By JOEL COLEMAN
Just a few short months ago, Peter Sirmon, Terrell Buckley, Maurice Linguist and Brian Baker were scattered around the country.
Sirmon was on the West Coast, coaching linebackers at Southern Cal. Buckley was guiding the cornerbacks at Louisville. Linguist was the defensive passing game coordinator at Iowa State and Baker was an assistant at a high school in Texas.
An unusual series of events has since brought the four men together in Starkville. In the offseason, Mississippi State lost its entire defensive coaching staff. Enter Sirmon, Buckley, Linguist and Baker to try and keep MSU’s success of recent years rolling.
“I think for everybody that just working together (for the first time), there is no pre-disposed anything, so they can work very well together,” State head coach Dan Mullen said of his new-look defensive staff. “I think for the players, it’s a little refreshing because they know, ‘Hey, I’ve got a chance to prove to these guys what I can do.’ I think for the staff and them working together, they’re all new and all together. I think it allows them to kind of bond together a little bit better as a whole.”
Each man has brought an impressive resume to Starkville. Sirmon, the man who leads this gang of newcomers as defensive coordinator, is a former college and NFL linebacker with nearly a decade of coaching experience.
Buckley, MSU’s cornerbacks coach, won a Super Bowl after a collegiate career that saw him claim the Jim Thorpe Award as the nation’s top defensive back. He, too has been in coaching for nearly 10 years. Linguist, who’ll guide the safeties, has been coaching college football since 2007.
Baker, State’s defensive line coach, spent 19 years coaching in the the NFL.
“Everybody has a football background,” Buckley said. “We’ve played ball. The challenge was the language building. Usually, if you leave and switch schools, a (defensive coordinator) is already there. Your language that you just left is gone. Peter allowed us to bring it and have some input, which is very, very rare. When you get around somebody like that, it’s special.”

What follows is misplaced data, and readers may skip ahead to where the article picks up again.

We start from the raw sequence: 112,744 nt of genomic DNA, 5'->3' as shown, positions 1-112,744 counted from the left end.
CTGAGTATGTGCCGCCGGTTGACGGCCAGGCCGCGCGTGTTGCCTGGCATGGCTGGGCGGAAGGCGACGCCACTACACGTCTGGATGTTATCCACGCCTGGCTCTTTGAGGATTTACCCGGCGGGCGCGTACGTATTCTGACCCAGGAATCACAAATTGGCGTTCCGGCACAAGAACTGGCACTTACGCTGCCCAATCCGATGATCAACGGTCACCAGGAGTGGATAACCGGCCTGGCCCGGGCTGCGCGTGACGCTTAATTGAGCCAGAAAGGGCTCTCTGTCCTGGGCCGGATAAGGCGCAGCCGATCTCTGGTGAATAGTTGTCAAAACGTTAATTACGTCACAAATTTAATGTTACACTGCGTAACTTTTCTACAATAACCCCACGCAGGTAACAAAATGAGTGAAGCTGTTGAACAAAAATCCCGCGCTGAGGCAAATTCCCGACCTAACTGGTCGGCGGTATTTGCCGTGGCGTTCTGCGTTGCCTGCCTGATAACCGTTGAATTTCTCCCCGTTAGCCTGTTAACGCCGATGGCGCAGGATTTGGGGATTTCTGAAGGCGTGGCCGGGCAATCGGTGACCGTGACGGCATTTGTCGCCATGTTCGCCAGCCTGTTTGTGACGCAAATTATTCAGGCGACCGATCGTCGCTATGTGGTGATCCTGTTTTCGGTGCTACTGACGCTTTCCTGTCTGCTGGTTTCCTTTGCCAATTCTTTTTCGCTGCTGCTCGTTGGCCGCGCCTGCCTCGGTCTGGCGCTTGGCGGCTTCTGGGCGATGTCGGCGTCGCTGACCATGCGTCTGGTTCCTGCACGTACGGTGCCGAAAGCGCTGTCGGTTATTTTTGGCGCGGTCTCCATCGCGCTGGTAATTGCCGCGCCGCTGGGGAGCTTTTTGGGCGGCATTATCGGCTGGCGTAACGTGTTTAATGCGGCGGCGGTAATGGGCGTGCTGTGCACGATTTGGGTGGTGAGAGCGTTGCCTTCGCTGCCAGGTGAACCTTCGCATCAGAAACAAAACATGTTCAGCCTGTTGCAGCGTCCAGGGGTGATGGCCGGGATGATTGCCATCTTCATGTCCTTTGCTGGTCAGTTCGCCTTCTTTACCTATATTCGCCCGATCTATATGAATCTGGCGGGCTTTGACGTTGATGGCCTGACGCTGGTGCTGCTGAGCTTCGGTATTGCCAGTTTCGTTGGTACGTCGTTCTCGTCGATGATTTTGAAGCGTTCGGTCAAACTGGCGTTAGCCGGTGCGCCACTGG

Sirmon, Buckley, Linguist and Baker have quickly developed a bond. Sirmon may be the guy at the head of the defensive table, but each man feels like they have a say.
In his career, Baker has dealt with a wide array of personalities. Baker indicates Sirmon has been as easy to work with as anyone he’s ever been around.
“Peter has done a great job understanding that everybody has different experiences in that room and we come from different places and been involved with different systems,” Baker said. “So everybody has something different to bring to the table and Peter is very receptive and really demanding on it. He asks opinions on it all the time and considers everything we talk about.
“When you do that, whether we go with the way one guy wants to go or not, because you know you are being heard, you leave the room unified. You say, ‘Okay we bounced this around and this is the way we feel is best for our defense within our system’. If coordinators continue to do that whether it is him or someone else, you have a cohesive defensive staff or offensive staff.”
The relationships have even carried over away from the field and meeting rooms. Recently, MSU’s coaching staff went on a retreat. Sirmon, Buckley and Linguist hit the golf course together. That time allowed the men to scratch their itch for competition while continuing to learn and appreciate one another.
“Staff-wise, you don’t really get a lot of that,” Buckley said.
Closeness doesn’t automatically equate to victories. Each of the new defensive coaches understand that. Still, when it comes to meshing together four separate personalities in such a short period of time, it appears as though things couldn’t be going any better.
The group will finally start being put to the test when MSU opens up its schedule on Sept. 3. Buckley is making no promises, but he enters things with confidence based on how things have gone since he and his three new friends came together.
“It’s a great working environment and a great atmosphere,” Buckley said. “I’ll let you know at the end of the year (if it’s successful), but it’s a very, very good situation.”